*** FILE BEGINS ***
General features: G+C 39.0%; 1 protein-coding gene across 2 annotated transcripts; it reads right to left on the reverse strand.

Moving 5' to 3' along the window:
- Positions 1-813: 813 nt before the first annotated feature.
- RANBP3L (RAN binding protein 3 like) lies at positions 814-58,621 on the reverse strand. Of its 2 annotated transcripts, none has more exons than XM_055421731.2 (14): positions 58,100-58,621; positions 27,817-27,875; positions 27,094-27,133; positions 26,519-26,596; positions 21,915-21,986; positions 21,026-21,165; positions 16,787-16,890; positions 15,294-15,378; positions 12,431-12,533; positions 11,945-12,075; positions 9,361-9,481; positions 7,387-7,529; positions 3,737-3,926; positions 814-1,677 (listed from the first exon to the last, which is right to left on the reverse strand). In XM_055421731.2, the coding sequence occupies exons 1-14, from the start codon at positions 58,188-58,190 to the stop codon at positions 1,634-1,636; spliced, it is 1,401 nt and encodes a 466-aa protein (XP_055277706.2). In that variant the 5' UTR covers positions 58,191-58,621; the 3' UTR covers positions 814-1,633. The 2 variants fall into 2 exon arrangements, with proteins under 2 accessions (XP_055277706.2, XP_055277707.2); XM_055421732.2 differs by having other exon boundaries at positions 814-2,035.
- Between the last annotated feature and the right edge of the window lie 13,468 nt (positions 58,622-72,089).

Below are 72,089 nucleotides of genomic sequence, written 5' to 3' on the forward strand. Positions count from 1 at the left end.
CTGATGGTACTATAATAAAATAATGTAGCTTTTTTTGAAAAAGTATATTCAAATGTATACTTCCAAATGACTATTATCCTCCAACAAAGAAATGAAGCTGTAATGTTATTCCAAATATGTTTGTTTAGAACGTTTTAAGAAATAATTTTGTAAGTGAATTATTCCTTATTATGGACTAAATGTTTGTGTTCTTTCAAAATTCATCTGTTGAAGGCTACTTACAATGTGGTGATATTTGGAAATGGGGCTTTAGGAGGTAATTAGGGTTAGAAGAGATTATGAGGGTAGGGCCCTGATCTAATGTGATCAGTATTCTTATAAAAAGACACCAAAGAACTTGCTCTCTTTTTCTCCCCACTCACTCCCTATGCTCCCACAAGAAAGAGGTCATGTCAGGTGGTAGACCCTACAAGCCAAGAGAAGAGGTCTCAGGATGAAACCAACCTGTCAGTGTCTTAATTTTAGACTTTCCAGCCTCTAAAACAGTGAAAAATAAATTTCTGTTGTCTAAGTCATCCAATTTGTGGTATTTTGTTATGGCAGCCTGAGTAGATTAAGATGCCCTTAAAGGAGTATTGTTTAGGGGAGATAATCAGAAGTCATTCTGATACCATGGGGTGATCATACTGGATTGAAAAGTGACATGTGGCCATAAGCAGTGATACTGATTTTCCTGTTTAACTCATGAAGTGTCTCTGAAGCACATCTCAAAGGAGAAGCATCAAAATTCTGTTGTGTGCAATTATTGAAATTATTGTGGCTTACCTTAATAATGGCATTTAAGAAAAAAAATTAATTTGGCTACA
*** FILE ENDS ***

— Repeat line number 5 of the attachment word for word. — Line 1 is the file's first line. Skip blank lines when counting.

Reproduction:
- Between the last annotated feature and the right edge of the window lie 13,468 nt (positions 58,622-72,089).